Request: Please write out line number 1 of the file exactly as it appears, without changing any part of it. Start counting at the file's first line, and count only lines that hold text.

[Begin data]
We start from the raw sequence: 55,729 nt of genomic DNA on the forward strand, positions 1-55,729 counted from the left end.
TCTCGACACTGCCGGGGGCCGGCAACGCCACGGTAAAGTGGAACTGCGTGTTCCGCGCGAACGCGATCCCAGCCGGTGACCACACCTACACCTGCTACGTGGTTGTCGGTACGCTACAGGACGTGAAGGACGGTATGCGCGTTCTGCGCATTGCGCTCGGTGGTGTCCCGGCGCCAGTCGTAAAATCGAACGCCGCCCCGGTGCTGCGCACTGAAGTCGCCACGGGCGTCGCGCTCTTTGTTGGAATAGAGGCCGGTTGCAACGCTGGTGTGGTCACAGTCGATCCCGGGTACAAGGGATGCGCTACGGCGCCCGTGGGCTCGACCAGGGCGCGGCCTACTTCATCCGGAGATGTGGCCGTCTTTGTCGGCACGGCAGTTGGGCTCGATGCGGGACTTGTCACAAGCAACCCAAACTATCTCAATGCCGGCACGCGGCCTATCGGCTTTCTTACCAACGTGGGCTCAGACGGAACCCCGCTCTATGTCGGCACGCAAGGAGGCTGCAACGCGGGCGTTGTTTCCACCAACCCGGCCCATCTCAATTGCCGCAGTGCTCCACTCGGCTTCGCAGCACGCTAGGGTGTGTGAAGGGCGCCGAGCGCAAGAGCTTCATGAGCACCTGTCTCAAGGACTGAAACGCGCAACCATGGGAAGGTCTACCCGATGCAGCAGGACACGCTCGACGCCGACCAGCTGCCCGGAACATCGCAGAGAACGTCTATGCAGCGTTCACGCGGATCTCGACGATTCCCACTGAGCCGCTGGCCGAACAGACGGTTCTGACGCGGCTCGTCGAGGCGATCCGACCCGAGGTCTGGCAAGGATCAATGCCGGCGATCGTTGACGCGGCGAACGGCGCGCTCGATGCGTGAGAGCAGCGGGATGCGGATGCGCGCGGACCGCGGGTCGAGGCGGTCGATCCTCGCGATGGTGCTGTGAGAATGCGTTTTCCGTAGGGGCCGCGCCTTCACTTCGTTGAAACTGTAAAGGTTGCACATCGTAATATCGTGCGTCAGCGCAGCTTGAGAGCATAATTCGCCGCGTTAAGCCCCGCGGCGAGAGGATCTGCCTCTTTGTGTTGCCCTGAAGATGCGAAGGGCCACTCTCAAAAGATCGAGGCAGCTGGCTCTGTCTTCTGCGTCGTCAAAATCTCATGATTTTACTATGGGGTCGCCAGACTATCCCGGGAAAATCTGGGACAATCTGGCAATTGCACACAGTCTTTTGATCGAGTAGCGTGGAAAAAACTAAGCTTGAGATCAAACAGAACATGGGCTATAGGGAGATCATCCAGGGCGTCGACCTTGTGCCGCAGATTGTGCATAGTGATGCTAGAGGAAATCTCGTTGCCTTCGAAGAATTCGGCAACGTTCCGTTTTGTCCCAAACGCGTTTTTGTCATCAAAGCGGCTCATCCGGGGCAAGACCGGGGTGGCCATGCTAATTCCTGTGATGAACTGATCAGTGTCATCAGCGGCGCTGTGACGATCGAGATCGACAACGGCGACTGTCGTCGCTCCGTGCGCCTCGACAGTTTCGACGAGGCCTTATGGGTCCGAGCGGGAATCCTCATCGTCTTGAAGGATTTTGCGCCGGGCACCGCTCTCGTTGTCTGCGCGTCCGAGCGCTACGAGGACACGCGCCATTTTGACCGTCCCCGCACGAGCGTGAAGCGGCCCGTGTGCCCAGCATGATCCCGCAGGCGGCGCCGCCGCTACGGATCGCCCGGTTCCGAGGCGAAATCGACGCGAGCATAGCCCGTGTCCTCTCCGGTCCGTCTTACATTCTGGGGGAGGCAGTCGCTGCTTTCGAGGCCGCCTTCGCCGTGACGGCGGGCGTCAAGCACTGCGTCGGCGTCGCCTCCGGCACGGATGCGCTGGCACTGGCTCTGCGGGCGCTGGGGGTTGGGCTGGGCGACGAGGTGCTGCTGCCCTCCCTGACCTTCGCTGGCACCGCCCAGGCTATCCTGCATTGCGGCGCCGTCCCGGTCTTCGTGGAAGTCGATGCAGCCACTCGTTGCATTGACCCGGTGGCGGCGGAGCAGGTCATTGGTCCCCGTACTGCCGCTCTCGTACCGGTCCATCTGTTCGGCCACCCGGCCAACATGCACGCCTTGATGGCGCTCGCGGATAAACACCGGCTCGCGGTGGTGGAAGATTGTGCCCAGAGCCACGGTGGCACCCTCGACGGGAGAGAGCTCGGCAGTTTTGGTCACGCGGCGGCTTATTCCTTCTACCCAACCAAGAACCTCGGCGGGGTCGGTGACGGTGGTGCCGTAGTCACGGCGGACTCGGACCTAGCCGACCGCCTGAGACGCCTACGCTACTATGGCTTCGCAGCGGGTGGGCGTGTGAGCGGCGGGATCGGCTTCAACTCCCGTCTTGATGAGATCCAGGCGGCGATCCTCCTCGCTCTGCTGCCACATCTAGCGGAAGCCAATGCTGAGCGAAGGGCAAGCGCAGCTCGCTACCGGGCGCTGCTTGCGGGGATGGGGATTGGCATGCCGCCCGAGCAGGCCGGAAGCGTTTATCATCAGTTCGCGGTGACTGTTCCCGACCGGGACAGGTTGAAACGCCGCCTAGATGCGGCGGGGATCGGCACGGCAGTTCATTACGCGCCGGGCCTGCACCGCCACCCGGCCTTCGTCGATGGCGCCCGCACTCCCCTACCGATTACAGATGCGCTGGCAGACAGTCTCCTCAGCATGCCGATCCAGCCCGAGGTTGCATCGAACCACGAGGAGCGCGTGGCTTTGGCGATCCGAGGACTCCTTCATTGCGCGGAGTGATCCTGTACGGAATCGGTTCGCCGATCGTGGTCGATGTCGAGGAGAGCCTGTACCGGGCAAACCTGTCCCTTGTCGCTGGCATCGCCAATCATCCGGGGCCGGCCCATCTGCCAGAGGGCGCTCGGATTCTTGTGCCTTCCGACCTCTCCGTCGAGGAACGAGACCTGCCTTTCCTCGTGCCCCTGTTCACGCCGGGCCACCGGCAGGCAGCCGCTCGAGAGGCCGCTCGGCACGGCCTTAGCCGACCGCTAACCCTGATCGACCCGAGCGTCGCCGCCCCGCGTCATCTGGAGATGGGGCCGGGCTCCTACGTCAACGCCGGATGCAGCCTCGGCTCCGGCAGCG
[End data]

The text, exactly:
We start from the raw sequence: 55,729 nt of genomic DNA on the forward strand, positions 1-55,729 counted from the left end.